ISSN: 1301-2193 E-ISSN: 1308-9846
  • Turkish Journal of
    Endocrinology and Metabolism

Abstract

Objective:
Atherosclerotic diseases (ASD) are the major risk factors for mortality and morbidity in diabetic patients on hemodialysis (HD). However, the extent of the role of hyperhomocystinemia as a risk factor for ASD is uncertain in diabetic HD patients. In this study we examined the association of homocysteine levels with ASD in diabetic HD patients.
Method: We enrolled 25 diabetic patients on HD (DM group) (12M, 13 F, mean age 60±8y) and 25 non-diabetic patients on HD (N group) (12M, 13 F, mean age 57±8 y). Patients are evaluated for atherosclerotic disease and urea, creatinin, albumin, total cholesterol, LDL, HDL, vitamin B 12, folic acid and homocysteine levels were measured.
Results: There was no difference between homocysteine levels of diabetic and non-diabetic HD patients (20.3±2.3mmol/ml vs. 18.2±1.1mmol/ml, p=0.467). The prevalence of ASD in diabetic HD patients was higher than non diabetic HD patients (72% vs. 44%, p=0.042).  In DM group, the patients with ASD had significantly higher homocysteine levels than the patients without atherosclerosis (20.5±3.2mmol/ml vs. 14.4±1.6 mmol/ml, p=0,017). In N group, patients with ASD had significantly higher homocysteine levels than patients without ASD (21.7±2.8 mmol/ml vs. 16.3±3.0 mmol/ml, p=0.036).
Conclusion: We conclude that hyperhomocystinemia in diabetic and non-diabetic patients on HD may contribute to their excess incidence of ASD. Turk Jem 2007; 11: 20-2
Key words: Homocysteine, diabetes mellitus, hemodialysis

Özet

Giriş:
Son dönem böbrek yetmezliği olan diyabetik hastalarda aterosklerotik hastalıklar önemli morbidite ve mortalite nedenlerindendir. Diyaliz tedavisindeki diyabetik hastalarda homosistein ve aterosklerotik hastalık ilişkisi ile ilgili çelişkili yayınlar mevcuttur. Bu çalışmamızda diyaliz tedavisindeki diyabetik hastalarda homosistein düzeylerinin aterosklerotik hastalıkla ilişkisini araştırdık.
Materyal-Metod: Çalışmaya diyaliz tedavisindeki 25 diyabetik hasta (12E, 13K, ort. yaş 60±8yıl) ve diyaliz tedavisindeki 25 diyabetik olmayan hasta (12E, 13K, ort. yaş 57±8 yıl) dahil edildi. Hastalar aterosklerotik hastalık açısından değerlendirildi. Kan örnekleri diyaliz öncesi alındı ve üre, kreatinin, albumin, total kolesterol, LDL, HDL, vitamin B12, folik asit ve homosistein düzeylerine bakıldı.
Bulgular: Diyabetik ve diyabetik olmayan diyaliz hastaları arasında homosistein düzeyleri açısından fark saptanmadı (20.3±2.3mmol/ml ve 18.2±1.1mmol/ml, p=0,467). Diyabetik diyaliz hastalarında aterosklerotik hastalık diyabetik olmayanlara göre daha fazla gözlendi (72% ve 44%, p=0.042). Diyabetik ve diyabetik olmayan diyaliz hastalarında aterosklerotik hastalığı olanlarda olmayanlara göre daha yüksek homosistein düzeyleri gözlendi (sırasıyla, 20.5±3.2mmol/ml vs 14.4±1.6 mmol/ml, p=0,017 ve 21.7±2.8 mmol/ml vs 16.3±3.0 mmol/ml, p=0,036).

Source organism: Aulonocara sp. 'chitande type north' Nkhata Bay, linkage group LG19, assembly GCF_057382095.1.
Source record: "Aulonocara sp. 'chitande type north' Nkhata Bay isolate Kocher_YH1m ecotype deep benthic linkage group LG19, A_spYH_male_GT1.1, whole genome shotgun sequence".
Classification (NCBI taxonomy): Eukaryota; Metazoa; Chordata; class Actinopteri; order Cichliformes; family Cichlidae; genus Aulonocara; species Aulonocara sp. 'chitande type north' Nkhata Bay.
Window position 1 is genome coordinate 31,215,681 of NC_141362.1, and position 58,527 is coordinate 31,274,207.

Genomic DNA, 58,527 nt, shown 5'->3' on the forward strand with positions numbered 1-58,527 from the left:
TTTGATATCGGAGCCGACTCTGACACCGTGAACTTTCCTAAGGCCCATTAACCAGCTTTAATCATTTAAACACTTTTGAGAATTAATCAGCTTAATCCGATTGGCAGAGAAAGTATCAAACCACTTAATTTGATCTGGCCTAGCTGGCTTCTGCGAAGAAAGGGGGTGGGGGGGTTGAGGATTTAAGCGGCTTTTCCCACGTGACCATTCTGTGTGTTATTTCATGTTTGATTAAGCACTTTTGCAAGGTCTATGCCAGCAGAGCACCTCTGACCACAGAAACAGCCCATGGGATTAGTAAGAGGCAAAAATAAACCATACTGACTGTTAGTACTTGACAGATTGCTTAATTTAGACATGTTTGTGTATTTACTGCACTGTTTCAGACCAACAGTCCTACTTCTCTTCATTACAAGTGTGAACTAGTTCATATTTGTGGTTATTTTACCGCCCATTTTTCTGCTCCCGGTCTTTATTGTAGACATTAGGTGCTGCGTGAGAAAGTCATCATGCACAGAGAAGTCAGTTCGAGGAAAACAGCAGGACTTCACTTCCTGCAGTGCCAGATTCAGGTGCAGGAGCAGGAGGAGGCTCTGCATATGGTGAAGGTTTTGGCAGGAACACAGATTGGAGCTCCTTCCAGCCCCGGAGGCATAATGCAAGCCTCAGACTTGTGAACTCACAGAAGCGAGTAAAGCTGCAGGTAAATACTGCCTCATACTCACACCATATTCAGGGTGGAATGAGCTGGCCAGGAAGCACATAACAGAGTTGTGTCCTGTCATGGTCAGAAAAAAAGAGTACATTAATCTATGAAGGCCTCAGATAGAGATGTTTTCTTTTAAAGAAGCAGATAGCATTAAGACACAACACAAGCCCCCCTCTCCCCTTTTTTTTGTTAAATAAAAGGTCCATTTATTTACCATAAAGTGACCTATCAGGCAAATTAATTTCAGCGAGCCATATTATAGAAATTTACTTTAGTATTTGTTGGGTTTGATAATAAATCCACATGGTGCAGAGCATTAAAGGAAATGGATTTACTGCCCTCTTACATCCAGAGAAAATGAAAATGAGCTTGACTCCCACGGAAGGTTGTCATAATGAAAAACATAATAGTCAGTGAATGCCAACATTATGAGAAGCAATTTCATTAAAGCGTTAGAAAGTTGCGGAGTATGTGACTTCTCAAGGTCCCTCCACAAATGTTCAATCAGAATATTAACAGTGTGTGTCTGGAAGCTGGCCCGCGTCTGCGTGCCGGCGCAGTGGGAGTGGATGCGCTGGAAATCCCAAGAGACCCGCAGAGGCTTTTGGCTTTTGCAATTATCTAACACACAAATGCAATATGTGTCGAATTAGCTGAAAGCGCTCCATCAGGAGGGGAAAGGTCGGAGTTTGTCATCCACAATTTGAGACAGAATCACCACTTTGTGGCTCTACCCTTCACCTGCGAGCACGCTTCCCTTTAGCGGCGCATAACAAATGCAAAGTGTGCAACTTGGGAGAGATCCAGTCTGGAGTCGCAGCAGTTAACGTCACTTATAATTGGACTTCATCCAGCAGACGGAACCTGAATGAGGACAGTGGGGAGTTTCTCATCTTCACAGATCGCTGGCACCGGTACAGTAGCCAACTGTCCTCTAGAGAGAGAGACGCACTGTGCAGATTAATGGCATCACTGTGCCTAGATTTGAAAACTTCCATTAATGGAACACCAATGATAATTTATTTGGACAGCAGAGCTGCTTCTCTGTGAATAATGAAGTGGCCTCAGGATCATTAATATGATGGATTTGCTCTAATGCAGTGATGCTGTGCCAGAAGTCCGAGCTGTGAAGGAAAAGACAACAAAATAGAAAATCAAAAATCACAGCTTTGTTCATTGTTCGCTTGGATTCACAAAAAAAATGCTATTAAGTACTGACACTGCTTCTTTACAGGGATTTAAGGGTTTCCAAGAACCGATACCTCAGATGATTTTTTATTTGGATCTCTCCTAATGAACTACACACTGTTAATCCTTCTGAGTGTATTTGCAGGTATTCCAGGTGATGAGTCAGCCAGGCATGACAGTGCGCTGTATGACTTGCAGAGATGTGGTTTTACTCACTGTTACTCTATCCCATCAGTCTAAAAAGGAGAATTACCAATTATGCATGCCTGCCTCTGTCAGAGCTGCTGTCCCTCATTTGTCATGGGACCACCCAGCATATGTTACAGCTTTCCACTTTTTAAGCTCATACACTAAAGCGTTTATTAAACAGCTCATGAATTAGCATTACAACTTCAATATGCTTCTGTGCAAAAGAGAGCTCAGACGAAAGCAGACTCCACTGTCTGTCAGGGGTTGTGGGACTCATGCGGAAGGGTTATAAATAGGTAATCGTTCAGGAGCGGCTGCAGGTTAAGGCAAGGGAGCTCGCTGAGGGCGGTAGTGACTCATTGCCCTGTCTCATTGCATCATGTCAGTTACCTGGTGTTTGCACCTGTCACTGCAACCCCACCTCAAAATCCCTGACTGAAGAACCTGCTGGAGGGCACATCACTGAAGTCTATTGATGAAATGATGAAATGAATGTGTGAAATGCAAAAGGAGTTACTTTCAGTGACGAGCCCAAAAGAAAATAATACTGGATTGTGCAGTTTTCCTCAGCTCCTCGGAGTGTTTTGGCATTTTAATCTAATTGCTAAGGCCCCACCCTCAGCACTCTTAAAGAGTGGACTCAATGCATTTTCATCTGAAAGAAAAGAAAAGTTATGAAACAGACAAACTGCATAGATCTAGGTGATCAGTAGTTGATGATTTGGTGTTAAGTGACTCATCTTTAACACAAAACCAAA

Sonuç: Sonuç olarak diyabetik ve diyabetik olmayan diyaliz hastalarında homosistein düzeyi yüksekliği artmış aterosklerotik hastalık sıklığı ile birliktedir. Çalışmamızda diyabetik diyaliz hastalarında homosistein düzeyleri diyabetik olmayan diyaliz hastalarından farklı bulunmamıştır. Turk Jem 2007; 11: 20-2
Anahtar kelimeler: Homosistein, diabetes mellitus, hemodiyaliz


Introduction

Atherosclerotic diseases (ASD) are the major risk factors of mortality and morbidity in diabetic patients and patients on hemodialysis (HD) (1). Despite their widespread prevalence, traditional risk factors such as smoking, hypertension, dyslipidemia are relatively limited predictors of atherosclerotic disease specific mortality and morbidity in patients on HD (2). Hyperhomocysteinemia is an independent risk factor of ASD in diabetic patients (3-5). However, it is still controversial in end-stage kidney disease patients who underwent long-term dialysis (6-9). In this study we examined the significance of homocystein (Hcy) levels in predicting atherosclerotic cardiovascular disease in diabetic and non- diabetic HD patients.

Subjects and Methods

We evaluated 50 patients with end stage renal disease who received HD three times per week. The study population was restricted to patients whose urine volume was < 100 ml between HD sessions with almost no residual renal function. We divided the patients into two groups. Diabetic patients (DM group): (12 male, 13 female, mean age 59.6±7.9 y), non-diabetic patients (N group): (12 male, 13 female, mean age 56.7±8.7 y). Patients in both groups were adjusted for age and HD duration. Atherosclerotic disease was defined as a history of angina pectoris or myocardial infarction, ischemia on electrocardiography, calcification of vasculature on X-ray or a coronary artery bypass or angioplasty or a previous angiogram showing significant occlusive disease. Patients with atherosclerotic disease were defined as ASD (+) and patients without atherosclerotic diseases were assigned as ASD (-).